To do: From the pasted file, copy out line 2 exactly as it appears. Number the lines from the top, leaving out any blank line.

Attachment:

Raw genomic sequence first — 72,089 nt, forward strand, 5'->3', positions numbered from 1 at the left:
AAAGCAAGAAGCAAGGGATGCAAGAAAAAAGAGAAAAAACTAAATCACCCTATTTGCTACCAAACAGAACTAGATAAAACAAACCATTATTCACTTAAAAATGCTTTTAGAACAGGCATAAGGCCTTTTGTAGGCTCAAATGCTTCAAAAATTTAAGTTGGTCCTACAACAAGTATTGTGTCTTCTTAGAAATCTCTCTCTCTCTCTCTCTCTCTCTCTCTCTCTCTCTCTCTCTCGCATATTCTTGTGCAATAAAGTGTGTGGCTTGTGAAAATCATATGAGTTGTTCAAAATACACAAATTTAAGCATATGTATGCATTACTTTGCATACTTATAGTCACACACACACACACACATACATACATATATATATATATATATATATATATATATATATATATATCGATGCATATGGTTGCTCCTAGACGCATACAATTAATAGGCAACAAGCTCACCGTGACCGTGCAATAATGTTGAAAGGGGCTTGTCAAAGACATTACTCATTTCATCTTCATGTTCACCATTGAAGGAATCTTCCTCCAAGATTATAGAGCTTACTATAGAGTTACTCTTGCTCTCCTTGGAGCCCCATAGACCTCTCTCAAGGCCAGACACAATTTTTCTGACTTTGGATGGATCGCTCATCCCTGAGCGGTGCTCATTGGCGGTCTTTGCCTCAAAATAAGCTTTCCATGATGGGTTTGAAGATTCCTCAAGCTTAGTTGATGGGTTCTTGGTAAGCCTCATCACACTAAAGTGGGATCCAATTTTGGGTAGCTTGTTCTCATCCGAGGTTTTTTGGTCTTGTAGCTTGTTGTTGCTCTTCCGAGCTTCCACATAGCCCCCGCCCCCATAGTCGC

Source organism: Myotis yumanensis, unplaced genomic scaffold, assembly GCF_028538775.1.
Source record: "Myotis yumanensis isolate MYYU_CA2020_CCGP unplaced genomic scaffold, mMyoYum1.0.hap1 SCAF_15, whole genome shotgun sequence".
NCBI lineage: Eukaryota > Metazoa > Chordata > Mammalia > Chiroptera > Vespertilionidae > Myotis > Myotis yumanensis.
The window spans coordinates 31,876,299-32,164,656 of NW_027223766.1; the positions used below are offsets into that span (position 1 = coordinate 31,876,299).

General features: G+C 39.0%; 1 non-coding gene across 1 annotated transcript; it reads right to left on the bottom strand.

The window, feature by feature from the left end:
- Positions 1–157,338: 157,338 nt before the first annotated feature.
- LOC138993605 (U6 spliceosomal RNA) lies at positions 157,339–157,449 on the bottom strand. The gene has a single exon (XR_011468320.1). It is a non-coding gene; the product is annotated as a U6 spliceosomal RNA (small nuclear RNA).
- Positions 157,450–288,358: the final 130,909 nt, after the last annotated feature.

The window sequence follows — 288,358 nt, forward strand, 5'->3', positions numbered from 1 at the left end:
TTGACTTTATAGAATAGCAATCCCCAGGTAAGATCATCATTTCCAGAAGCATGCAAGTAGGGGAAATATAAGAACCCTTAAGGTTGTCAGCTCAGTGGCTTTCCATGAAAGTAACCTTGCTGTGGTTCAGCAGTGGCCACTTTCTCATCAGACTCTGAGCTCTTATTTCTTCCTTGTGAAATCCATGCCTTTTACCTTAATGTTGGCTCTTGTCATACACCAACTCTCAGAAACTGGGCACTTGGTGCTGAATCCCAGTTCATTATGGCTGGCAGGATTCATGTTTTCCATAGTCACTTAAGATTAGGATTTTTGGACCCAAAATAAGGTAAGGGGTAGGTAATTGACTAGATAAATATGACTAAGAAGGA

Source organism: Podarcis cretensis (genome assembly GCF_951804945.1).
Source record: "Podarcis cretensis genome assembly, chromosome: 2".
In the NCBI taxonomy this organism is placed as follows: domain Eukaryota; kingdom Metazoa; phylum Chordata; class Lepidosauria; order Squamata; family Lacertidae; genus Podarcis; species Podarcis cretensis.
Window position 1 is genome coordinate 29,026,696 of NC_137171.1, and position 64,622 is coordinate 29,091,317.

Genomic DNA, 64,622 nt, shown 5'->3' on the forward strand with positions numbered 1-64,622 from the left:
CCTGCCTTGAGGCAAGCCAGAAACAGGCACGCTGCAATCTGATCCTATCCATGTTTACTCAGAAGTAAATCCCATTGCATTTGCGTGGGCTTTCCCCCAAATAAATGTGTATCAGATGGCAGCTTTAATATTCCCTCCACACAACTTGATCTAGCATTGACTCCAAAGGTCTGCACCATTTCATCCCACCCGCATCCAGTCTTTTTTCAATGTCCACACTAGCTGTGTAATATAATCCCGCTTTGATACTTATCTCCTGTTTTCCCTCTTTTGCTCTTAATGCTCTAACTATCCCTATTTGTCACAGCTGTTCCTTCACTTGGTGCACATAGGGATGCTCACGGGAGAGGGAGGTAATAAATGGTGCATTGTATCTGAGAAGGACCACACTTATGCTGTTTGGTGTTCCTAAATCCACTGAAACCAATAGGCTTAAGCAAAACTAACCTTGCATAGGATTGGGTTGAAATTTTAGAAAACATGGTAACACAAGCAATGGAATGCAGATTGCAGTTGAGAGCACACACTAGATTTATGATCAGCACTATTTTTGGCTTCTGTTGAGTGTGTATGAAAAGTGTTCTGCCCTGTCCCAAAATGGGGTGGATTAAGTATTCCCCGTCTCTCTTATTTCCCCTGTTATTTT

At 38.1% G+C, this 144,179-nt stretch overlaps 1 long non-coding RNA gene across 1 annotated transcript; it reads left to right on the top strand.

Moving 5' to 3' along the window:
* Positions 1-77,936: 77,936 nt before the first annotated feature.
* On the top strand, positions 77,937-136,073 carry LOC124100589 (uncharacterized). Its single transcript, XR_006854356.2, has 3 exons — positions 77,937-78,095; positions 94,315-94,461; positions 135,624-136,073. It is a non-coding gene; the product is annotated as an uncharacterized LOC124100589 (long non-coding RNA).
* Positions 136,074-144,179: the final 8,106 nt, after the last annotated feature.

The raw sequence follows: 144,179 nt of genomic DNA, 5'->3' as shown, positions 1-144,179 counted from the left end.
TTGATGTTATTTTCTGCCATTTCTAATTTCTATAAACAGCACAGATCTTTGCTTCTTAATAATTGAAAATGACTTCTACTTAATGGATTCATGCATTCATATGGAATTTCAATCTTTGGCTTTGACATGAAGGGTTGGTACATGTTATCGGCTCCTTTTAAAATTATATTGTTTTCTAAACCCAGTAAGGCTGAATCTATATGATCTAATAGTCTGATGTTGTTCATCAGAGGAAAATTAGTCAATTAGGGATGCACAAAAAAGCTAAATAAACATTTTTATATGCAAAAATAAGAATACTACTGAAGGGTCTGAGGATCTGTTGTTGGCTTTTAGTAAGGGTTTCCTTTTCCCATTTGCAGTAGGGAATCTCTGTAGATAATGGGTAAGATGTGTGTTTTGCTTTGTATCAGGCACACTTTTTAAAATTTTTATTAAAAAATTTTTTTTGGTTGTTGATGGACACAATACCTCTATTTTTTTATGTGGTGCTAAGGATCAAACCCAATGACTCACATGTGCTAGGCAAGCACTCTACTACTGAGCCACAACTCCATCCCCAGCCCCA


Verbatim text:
AAAGCAAGAAGCAAGGGATGCAAGAAAAAAGAGAAAAAACTAAATCACCCTATTTGCTACCAAACAGAACTAGATAAAACAAACCATTATTCACTTAAAAATGCTTTTAGAACAGGCATAAGGCCTTTTGTAGGCTCAAATGCTTCAAAAATTTAAGTTGGTCCTACAACAAGTATTGTGTCTTCTTAGAAATCTCTCTCTCTCTCTCTCTCTCTCTCTCTCTCTCTCTCTCTCTCGCATATTCTTGTGCAATAAAGTGTGTGGCTTGTGAAAATCATATGAGTTGTTCAAAATACACAAATTTAAGCATATGTATGCATTACTTTGCATACTTATAGTCACACACACACACACACATACATACATATATATATATATATATATATATATATATATATATATATCGATGCATATGGTTGCTCCTAGACGCATACAATTAATAGGCAACAAGCTCACCGTGACCGTGCAATAATGTTGAAAGGGGCTTGTCAAAGACATTACTCATTTCATCTTCATGTTCACCATTGAAGGAATCTTCCTCCAAGATTATAGAGCTTACTATAGAGTTACTCTTGCTCTCCTTGGAGCCCCATAGACCTCTCTCAAGGCCAGACACAATTTTTCTGACTTTGGATGGATCGCTCATCCCTGAGCGGTGCTCATTGGCGGTCTTTGCCTCAAAATAAGCTTTCCATGATGGGTTTGAAGATTCCTCAAGCTTAGTTGATGGGTTCTTGGTAAGCCTCATCACACTAAAGTGGGATCCAATTTTGGGTAGCTTGTTCTCATCCGAGGTTTTTTGGTCTTGTAGCTTGTTGTTGCTCTTCCGAGCTTCCACATAGCCCCCGCCCCCATAGTCGC